Maneuver leads to negotiation
ST. PAUL -- Gov. Tim Pawlenty's promised veto of a public works funding bill did not happen Tuesday because legislative leaders used a rare parliamentary maneuver to hold on to the bill a bit longer.
The Republican governor agreed to meet with chief Democratic negotiators on the bill, which passed the House and Senate Monday night, but there were plenty of words hurled from both sides to indicate an agreement is anything but assured.
Just before debate on the nearly $1 billion bill began Monday night, Republican Pawlenty said he would veto it for being too costly and not including important projects.
The bill passed anyway, mostly on Democratic-Farmer-Labor support, and it was expected to land on his desk today.
In a move House Speaker Margaret Anderson Kelliher, DFL-Minneapolis, called "atypical" and "somewhat extraordinary," lawmakers exercised rules that allow them to return the bill to the Senate for an unknown period of time as a "cooling off period."
Sen. Keith Langseth, head of the Senate public works committee, said the procedure was begun to convince Pawlenty to talk about what projects should be included in the bill.
In a letter to Langseth, DFL-Glyndon, and his House counterpart, Pawlenty said he gave lawmakers his public works proposals on Jan. 15 and sticks by them.
"I am also willing to consider adding or subtracting projects from my recommendations in an effort to reach a compromise," he wrote.
At an afternoon news conference, Pawlenty said the public works bill funded too many projects that local communities should handle, such as sports facilities and local government buildings.
Since Pawlenty agreed to meet with Langseth and Rep. Alice Hausman, DFL-St. Paul, the unique legislative stalling tactic appeared to work.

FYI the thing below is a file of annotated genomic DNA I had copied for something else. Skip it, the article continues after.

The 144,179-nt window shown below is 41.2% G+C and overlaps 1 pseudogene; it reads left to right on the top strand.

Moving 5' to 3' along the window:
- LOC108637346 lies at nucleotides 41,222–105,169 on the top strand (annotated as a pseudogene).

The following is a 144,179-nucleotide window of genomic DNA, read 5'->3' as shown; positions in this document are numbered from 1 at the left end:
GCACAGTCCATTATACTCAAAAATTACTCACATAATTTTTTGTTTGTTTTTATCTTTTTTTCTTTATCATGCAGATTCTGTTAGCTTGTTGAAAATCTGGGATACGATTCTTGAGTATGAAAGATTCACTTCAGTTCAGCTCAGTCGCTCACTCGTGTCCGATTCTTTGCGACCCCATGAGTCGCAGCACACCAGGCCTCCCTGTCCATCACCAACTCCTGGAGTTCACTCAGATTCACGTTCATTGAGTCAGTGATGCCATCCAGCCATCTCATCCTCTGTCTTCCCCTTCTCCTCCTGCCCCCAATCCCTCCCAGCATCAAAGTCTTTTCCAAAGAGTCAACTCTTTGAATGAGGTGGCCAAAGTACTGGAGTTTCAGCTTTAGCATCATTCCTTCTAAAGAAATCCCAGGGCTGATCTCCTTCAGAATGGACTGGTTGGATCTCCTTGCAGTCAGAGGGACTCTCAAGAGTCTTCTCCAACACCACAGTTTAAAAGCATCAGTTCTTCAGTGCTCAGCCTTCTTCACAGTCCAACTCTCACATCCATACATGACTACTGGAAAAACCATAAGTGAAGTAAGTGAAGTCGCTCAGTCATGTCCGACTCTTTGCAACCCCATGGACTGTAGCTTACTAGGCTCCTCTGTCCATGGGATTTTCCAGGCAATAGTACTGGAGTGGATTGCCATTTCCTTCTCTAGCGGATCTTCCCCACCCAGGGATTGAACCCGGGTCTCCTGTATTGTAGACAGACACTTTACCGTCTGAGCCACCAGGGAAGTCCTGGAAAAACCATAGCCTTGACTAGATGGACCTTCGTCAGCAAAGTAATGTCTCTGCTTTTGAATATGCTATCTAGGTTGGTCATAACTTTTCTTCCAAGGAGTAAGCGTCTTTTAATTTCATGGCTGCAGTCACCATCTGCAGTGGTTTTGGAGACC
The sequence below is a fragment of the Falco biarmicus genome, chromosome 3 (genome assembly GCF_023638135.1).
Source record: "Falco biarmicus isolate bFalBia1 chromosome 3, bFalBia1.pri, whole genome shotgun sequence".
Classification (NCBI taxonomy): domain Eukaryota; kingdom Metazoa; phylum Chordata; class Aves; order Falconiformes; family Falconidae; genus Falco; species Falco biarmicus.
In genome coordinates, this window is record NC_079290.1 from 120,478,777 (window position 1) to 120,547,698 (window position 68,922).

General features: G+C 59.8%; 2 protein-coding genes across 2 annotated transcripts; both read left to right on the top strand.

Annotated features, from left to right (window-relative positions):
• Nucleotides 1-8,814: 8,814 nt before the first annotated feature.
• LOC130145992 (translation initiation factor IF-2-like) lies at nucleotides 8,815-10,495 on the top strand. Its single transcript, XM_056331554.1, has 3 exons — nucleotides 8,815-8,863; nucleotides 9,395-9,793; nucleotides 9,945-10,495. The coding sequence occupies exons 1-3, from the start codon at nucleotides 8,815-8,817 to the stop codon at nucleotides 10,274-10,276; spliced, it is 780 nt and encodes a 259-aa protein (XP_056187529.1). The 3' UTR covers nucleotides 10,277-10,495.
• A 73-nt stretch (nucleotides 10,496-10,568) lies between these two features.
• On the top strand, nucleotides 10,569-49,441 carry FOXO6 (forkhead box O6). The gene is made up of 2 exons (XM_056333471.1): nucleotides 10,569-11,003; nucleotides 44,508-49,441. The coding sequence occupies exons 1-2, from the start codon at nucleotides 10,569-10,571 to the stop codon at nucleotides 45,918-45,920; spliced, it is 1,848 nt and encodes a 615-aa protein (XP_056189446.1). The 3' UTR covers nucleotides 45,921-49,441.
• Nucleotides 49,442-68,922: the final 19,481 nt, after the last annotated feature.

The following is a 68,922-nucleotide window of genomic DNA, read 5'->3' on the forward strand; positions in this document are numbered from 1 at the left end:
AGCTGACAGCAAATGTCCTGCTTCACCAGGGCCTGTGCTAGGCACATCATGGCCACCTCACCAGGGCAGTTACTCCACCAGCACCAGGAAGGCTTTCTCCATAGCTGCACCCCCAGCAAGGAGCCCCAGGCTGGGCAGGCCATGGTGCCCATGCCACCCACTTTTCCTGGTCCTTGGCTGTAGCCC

Langseth said he hopes negotiations with the governor's office can occur yet this week, although a new bill likely will not pass until March.
Kelliher called on the governor, who returned today from several days in Washington, D.C., to provide specific projects and funding amounts he wants inserted and removed from the current bill and called on him to actively negotiate an agreeable alternative.
"I think it's fair to say the governor had been out of town for a number of days," Kelliher said. "Maybe he did not understand how quickly the bill was moving. So we want to give him a fair opportunity to give us the specific things, the specific spending amounts that he wants to put into the bill and identify where the legislative priorities don't match what he thinks are priorities. That has to be specific."
Pawlenty argued for a $685 million bill with several items the Legislature left out of their version, especially $89 million to expand a Moose Lake sex offender treatment center.
Pawlenty spelled out four projects he wants to see in the bill in his veto letter:
$89 million to expand a Moose Lake sex offender treatment center.
$10 million for upgrading the state's highest-security prison in Oak Park Heights.
$9.5 billion to improve the Minneapolis veterans' home.
Language to allow the state to spend $18 million for a state park along Lake Vermillion.
Kelliher called on Pawlenty to provide more specifics so both sides can hash out a deal.
The speaker, who is running for governor, emphasized that the bill, funded by the state selling bonds, would bring more than 20,000 jobs to the state.
"To be able to accomplish this we need to be able to get that done as soon as possible. But we need some specific information for the governor as well."
The House voted 85-46 for the bill Monday night and the Senate followed 47-19.
Tellijohn and Davis report for Forum Communications Co., which owns the Daily Globe.